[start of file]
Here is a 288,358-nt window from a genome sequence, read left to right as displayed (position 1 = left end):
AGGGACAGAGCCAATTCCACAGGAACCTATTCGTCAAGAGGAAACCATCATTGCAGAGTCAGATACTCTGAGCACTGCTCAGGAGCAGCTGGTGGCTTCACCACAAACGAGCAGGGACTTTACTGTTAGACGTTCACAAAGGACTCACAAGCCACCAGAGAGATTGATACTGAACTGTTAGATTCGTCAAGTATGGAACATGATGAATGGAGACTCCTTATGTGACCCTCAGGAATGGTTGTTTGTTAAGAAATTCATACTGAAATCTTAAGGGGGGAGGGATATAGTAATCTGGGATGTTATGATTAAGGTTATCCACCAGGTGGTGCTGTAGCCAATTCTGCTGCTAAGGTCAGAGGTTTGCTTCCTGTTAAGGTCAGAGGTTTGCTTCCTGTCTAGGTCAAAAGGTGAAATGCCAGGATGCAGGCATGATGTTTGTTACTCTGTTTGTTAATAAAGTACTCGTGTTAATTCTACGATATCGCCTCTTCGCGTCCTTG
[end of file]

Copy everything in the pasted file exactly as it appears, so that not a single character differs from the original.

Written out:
Here is a 288,358-nt window from a genome sequence, read left to right as displayed (position 1 = left end):
AGGGACAGAGCCAATTCCACAGGAACCTATTCGTCAAGAGGAAACCATCATTGCAGAGTCAGATACTCTGAGCACTGCTCAGGAGCAGCTGGTGGCTTCACCACAAACGAGCAGGGACTTTACTGTTAGACGTTCACAAAGGACTCACAAGCCACCAGAGAGATTGATACTGAACTGTTAGATTCGTCAAGTATGGAACATGATGAATGGAGACTCCTTATGTGACCCTCAGGAATGGTTGTTTGTTAAGAAATTCATACTGAAATCTTAAGGGGGGAGGGATATAGTAATCTGGGATGTTATGATTAAGGTTATCCACCAGGTGGTGCTGTAGCCAATTCTGCTGCTAAGGTCAGAGGTTTGCTTCCTGTTAAGGTCAGAGGTTTGCTTCCTGTCTAGGTCAAAAGGTGAAATGCCAGGATGCAGGCATGATGTTTGTTACTCTGTTTGTTAATAAAGTACTCGTGTTAATTCTACGATATCGCCTCTTCGCGTCCTTG